Tea Consumption and Incidence of Type 2 Diabetes in Europe: The EPIC-InterAct Case-Cohort Study

Geertruida J. van Woudenbergh*, Anneleen Kuijsten, Dagmar Drogan, Daphne L. van der A, Dora Romaguera, Eva Ardanaz, Pilar Amiano, Aurelio Barricarte, Joline W. J. Beulens, Heiner Boeing, H. Bas Bueno-de-Mesquita, Christina C. Dahm, M-Doleres Chirlaque, Fran-coise Clavel, Francesca L. Crowe, Piia-Piret Eomois, Guy Fagher-azzi, Paul W. Franks, Jytte Halkjaer, Kay T. KhawGiovanna Masala, Amalia Mattiello, Peter Nilsson, Kim Overvad, J. Ramon Quiros, Olov Rolandsson, Isabelle Romieu, Carlotta Sacerdote, Maria-Jose Sanchez, Matthias B. Schulze, Nadia Slimani, Ivonne Sluijs, Annemieke M. W. Spijkerman, Giovanna Tagliabue, Birgit Teucher, Anne Tjonneland, Rosario Tumino, Nita G. Forouhi, Stephen Sharp, Claudia Langenberg, Edith J. M. Feskens, Elio Riboli, Nicholas J. Wareham,

*Corresponding author for this work

Research output: Contribution to journalArticleAcademicpeer-review


Background: In previous meta-analyses, tea consumption has been associated with lower incidence of type 2 diabetes. It is unclear, however, if tea is associated inversely over the entire range of intake. Therefore, we investigated the association between tea consumption and incidence of type 2 diabetes in a European population.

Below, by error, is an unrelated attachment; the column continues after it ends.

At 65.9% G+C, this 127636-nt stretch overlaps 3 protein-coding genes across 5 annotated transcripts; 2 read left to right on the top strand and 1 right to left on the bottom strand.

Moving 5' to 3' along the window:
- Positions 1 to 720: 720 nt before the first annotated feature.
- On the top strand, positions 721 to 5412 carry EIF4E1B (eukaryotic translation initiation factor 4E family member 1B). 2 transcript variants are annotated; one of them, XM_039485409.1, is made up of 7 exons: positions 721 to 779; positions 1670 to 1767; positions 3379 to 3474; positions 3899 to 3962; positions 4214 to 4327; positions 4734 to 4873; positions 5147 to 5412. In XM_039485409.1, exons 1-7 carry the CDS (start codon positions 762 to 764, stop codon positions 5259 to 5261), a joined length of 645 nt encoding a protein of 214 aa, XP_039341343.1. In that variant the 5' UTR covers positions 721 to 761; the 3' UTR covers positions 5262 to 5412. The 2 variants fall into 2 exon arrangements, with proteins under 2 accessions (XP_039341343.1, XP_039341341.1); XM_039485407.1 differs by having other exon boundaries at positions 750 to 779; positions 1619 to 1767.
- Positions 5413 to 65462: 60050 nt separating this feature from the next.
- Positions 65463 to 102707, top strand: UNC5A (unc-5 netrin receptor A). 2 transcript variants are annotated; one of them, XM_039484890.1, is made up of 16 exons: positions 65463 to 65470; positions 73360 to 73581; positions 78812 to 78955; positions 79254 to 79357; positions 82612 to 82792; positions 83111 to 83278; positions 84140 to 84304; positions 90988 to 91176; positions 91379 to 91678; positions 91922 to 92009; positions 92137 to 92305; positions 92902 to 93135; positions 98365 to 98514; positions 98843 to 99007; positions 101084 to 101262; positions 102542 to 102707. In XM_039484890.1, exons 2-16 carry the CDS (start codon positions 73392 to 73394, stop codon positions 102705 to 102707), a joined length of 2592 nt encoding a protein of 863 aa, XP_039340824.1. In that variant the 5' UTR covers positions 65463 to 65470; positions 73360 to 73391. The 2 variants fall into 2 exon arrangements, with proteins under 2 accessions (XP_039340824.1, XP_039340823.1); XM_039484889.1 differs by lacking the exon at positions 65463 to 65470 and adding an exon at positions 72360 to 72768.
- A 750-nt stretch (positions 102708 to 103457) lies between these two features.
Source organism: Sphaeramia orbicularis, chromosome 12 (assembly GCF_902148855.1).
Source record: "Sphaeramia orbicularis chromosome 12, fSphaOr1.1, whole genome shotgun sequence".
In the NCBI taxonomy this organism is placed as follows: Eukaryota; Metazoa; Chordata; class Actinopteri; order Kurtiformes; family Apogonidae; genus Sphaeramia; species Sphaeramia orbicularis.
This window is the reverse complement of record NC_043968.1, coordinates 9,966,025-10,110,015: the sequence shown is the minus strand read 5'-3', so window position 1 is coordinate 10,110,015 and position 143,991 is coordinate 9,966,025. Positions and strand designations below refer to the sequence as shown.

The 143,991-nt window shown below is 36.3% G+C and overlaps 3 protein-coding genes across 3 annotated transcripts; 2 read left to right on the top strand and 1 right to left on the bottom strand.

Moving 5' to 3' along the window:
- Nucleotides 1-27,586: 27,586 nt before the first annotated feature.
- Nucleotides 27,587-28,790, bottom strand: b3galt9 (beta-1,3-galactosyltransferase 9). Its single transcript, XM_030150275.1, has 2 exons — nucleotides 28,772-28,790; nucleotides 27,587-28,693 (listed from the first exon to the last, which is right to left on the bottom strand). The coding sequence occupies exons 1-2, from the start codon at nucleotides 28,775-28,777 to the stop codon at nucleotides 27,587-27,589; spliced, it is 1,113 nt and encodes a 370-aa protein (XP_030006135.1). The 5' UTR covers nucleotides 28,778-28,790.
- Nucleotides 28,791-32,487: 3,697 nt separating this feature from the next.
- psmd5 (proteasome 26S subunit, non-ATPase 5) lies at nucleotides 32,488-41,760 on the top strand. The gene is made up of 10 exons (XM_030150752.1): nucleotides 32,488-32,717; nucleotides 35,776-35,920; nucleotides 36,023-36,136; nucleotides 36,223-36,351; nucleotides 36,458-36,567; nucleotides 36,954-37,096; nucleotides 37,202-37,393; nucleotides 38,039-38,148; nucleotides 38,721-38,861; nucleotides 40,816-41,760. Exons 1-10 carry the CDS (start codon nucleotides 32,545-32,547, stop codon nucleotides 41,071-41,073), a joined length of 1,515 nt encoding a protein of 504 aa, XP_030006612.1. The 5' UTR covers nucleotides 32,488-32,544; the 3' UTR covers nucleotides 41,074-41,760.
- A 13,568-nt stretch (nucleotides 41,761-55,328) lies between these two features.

Methodology/Principal Findings: The EPIC-InterAct case-cohort study was conducted in 26 centers in 8 European countries and consists of a total of 12,403 incident type 2 diabetes cases and a stratified subcohort of 16,835 individuals from a total cohort of 340,234 participants with 3.99 million person-years of follow-up. Country-specific Hazard Ratios (HR) for incidence of type 2 diabetes were obtained after adjustment for lifestyle and dietary factors using a Cox regression adapted for a case-cohort design. Subsequently, country-specific HR were combined using a random effects meta-analysis. Tea consumption was studied as categorical variable (0, >0-= 4 cups/day). The dose-response of the association was further explored by restricted cubic spline regression. Country specific medians of tea consumption ranged from 0 cups/day in Spain to 4 cups/day in United Kingdom. Tea consumption was associated inversely with incidence of type 2 diabetes; the HR was 0.84 [95% CI 0.71, 1.00] when participants who drank >= 4 cups of tea per day were compared with non-drinkers (p(linear) (trend) = 0.04). Incidence of type 2 diabetes already tended to be lower with tea consumption of 1-

Conclusions/Significance: A linear inverse association was observed between tea consumption and incidence of type 2 diabetes. People who drink at least 4 cups of tea per day may have a 16% lower risk of developing type 2 diabetes than non-tea drinkers.

Original languageEnglish
Article number36910
Number of pages8
JournalPLoS ONE [E]
Issue number5
Publication statusPublished - 30 May 2012


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